The herb contains compounds called sesquiterpene lactones, which are thought to weaken parasite membranes.

5) Diet 

Practitioners of alternative medicine sometimes recommend certain dietary strategies in the treatment of intestinal parasites. These strategies include:

• temporarily avoiding coffee, refined sugar, alcohol, and refined grains
• including more garlic in your meals
• boosting your intake of pineapple (a fruit high in bromelain)
• increasing your consumption of carrots, sweet potatoes, squash, and other foods high in beta-carotene (a precursor for vitamin A, which may increase resistance to penetration by helminths)
• rebuilding beneficial bacteria in your gut by loading up on probiotics

Some practitioners also suggest intestinal cleansing, an approach that involves pairing a high-fiber diet with supplements said to aid your body in clearing out intestinal parasites. These supplements include psyllium, beetroot, and flaxseeds. 

There's currently a lack of scientific support for the claim that dietary strategies or intestinal cleansing can help treat intestinal parasites.

Should You Use Natural Remedies for Intestinal Parasites?

While natural remedies may help promote recovery from infection with intestinal parasites, it's crucial to consult your physician to find what kind of organism is causing the infection. Self-treating intestinal parasites with natural remedies and avoiding standard care may have harmful consequences.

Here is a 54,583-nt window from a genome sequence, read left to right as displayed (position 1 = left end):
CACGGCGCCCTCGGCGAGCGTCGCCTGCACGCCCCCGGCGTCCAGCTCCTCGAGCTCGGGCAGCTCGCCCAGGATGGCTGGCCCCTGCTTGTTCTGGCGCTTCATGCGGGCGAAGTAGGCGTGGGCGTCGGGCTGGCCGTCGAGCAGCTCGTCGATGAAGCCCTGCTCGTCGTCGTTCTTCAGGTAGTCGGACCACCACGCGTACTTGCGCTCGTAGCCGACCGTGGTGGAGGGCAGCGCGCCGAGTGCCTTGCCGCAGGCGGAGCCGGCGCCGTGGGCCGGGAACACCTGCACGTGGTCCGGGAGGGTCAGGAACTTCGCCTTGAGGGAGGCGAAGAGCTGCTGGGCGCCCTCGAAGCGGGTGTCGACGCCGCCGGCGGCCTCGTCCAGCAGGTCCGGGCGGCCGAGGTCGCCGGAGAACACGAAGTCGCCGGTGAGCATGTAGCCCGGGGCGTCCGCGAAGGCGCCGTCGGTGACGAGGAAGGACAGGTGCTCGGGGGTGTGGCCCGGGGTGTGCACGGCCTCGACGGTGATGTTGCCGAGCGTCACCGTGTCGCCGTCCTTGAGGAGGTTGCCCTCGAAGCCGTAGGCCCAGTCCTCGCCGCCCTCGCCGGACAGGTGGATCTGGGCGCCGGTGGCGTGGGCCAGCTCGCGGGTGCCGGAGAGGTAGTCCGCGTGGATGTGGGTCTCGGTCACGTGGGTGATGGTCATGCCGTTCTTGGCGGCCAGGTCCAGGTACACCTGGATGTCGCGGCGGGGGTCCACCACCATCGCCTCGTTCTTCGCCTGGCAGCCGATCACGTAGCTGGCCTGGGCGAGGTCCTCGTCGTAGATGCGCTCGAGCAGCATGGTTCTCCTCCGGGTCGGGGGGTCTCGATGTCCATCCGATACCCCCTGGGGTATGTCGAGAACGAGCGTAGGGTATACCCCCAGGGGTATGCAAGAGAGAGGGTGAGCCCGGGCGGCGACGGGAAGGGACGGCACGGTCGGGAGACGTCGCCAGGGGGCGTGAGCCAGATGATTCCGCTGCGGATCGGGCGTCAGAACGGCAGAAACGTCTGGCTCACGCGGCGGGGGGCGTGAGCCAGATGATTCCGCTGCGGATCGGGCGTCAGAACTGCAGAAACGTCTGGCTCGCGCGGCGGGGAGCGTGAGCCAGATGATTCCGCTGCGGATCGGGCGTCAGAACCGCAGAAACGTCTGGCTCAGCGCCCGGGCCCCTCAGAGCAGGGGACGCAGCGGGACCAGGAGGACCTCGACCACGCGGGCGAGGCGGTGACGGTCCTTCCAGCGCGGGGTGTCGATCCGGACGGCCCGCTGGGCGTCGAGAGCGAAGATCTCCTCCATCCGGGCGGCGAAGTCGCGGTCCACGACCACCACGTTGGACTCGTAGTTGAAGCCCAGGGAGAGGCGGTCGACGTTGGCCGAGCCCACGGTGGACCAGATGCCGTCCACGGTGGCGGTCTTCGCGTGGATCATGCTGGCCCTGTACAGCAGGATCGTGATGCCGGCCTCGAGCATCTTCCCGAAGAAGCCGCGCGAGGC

Sources

Agarwal AK, Singh M, Gupta N, Saxena R, Puri A, Verma AK, Saxena RP, Dubey CB, Saxena KC. "Management of giardiasis by an immuno-modulatory herbal drug Pippali rasayana." J Ethnopharmacol. 1994 Dec;44(3):143-6.

Ekanem AP, Brisibe EA. "Effects of ethanol extract of Artemisia annua L. against monogenean parasites of Heterobranchus longifilis." Parasitol Res. 2010 Apr;106(5):1135-9.

Hawrelak J. "Giardiasis: pathophysiology and management." Altern Med Rev. 2003 May;8(2):129-42.

Imanshahidi M, Hosseinzadeh H. "Pharmacological and therapeutic effects of Berberis vulgaris and its active constituent, berberine." Phytother Res. 2008 Aug;22(8):999-1012.

Mahmoudvand H, Saedi Dezaki E, Sharififar F, Ezatpour B, Jahanbakhsh S, Fasihi Harandi M. "Protoscolecidal Effect of Berberis vulgaris Root Extract and Its Main Compound, Berberine in Cystic Echinococcosis." Iran J Parasitol. 2014 Oct-Dec;9(4):503-10.

Okeniyi JA, Ogunlesi TA, Oyelami OA, Adeyemi LA. "Effectiveness of dried Carica papaya seeds against human intestinal parasitosis: a pilot study." J Med Food. 2007 Mar;10(1):194-6.

Rouhani S, Salehi N, Kamalinejad M, Zayeri F. "Efficacy of Berberis vulgaris aqueous extract on viability of Echinococcus granulosus protoscolices." J Invest Surg. 2013 Dec;26(6):347-51.

Disclaimer: The information contained on this site is intended for educational purposes only and is not a substitute for advice, diagnosis or treatment by a licensed physician. It is not meant to cover all possible precautions, drug interactions, circumstances or adverse effects. You should seek prompt medical care for any health issues and consult your doctor before using alternative medicine or making a change to your regimen.